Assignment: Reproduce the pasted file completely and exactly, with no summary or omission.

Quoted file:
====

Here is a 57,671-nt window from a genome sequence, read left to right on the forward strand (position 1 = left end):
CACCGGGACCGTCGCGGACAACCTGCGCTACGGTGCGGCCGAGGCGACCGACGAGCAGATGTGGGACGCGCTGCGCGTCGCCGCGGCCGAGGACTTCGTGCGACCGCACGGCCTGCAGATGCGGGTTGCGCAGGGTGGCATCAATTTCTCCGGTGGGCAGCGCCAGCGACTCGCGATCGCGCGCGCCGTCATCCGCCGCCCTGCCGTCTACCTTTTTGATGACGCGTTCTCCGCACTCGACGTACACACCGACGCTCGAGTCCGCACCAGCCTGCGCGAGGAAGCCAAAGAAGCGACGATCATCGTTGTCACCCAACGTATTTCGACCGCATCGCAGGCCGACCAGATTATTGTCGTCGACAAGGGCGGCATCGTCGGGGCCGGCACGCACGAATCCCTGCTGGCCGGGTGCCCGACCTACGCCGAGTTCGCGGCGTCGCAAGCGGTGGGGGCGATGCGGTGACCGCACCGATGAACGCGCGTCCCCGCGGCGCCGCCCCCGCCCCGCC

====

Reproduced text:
Here is a 57,671-nt window from a genome sequence, read left to right on the forward strand (position 1 = left end):
CACCGGGACCGTCGCGGACAACCTGCGCTACGGTGCGGCCGAGGCGACCGACGAGCAGATGTGGGACGCGCTGCGCGTCGCCGCGGCCGAGGACTTCGTGCGACCGCACGGCCTGCAGATGCGGGTTGCGCAGGGTGGCATCAATTTCTCCGGTGGGCAGCGCCAGCGACTCGCGATCGCGCGCGCCGTCATCCGCCGCCCTGCCGTCTACCTTTTTGATGACGCGTTCTCCGCACTCGACGTACACACCGACGCTCGAGTCCGCACCAGCCTGCGCGAGGAAGCCAAAGAAGCGACGATCATCGTTGTCACCCAACGTATTTCGACCGCATCGCAGGCCGACCAGATTATTGTCGTCGACAAGGGCGGCATCGTCGGGGCCGGCACGCACGAATCCCTGCTGGCCGGGTGCCCGACCTACGCCGAGTTCGCGGCGTCGCAAGCGGTGGGGGCGATGCGGTGACCGCACCGATGAACGCGCGTCCCCGCGGCGCCGCCCCCGCCCCGCC